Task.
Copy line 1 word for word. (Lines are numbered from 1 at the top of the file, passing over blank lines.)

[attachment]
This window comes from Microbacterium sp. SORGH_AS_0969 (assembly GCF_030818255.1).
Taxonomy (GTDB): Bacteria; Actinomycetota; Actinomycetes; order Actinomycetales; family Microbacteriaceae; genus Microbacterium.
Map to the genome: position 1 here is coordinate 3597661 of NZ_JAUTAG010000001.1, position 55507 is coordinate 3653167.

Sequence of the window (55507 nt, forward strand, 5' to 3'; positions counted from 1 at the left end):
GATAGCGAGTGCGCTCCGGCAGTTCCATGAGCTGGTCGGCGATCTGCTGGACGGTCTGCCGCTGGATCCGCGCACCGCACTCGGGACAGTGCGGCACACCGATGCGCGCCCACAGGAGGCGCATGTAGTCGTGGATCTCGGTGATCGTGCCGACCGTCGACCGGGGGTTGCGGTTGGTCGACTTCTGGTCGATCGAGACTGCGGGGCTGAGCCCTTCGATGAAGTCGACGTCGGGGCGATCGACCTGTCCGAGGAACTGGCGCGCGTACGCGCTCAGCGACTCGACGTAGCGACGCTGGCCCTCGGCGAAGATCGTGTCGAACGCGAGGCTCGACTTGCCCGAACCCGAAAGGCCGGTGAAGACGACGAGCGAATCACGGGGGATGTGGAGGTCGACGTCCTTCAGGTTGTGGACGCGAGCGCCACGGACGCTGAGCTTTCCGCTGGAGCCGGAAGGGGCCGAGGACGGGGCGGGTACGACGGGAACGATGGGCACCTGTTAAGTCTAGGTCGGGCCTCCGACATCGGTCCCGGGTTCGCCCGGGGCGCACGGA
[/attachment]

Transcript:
This window comes from Microbacterium sp. SORGH_AS_0969 (assembly GCF_030818255.1).